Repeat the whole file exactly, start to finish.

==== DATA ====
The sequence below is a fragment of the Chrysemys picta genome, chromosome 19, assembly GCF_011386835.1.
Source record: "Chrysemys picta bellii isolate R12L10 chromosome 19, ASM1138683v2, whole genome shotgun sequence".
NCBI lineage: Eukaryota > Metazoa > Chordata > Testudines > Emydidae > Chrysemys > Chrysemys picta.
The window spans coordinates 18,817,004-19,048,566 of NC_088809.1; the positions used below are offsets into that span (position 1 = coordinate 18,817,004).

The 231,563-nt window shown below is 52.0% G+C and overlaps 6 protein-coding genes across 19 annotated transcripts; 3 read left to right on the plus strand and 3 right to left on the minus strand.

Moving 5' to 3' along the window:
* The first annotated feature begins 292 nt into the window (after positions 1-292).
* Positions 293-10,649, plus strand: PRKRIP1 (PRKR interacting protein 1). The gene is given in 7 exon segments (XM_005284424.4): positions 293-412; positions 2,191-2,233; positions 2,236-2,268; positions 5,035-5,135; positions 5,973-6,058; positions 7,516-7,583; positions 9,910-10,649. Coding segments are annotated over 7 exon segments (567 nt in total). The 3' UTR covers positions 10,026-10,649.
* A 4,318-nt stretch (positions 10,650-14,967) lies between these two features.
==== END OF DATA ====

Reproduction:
The sequence below is a fragment of the Chrysemys picta genome, chromosome 19, assembly GCF_011386835.1.
Source record: "Chrysemys picta bellii isolate R12L10 chromosome 19, ASM1138683v2, whole genome shotgun sequence".
NCBI lineage: Eukaryota > Metazoa > Chordata > Testudines > Emydidae > Chrysemys > Chrysemys picta.
The window spans coordinates 18,817,004-19,048,566 of NC_088809.1; the positions used below are offsets into that span (position 1 = coordinate 18,817,004).

The 231,563-nt window shown below is 52.0% G+C and overlaps 6 protein-coding genes across 19 annotated transcripts; 3 read left to right on the plus strand and 3 right to left on the minus strand.

Moving 5' to 3' along the window:
* The first annotated feature begins 292 nt into the window (after positions 1-292).
* Positions 293-10,649, plus strand: PRKRIP1 (PRKR interacting protein 1). The gene is given in 7 exon segments (XM_005284424.4): positions 293-412; positions 2,191-2,233; positions 2,236-2,268; positions 5,035-5,135; positions 5,973-6,058; positions 7,516-7,583; positions 9,910-10,649. Coding segments are annotated over 7 exon segments (567 nt in total). The 3' UTR covers positions 10,026-10,649.
* A 4,318-nt stretch (positions 10,650-14,967) lies between these two features.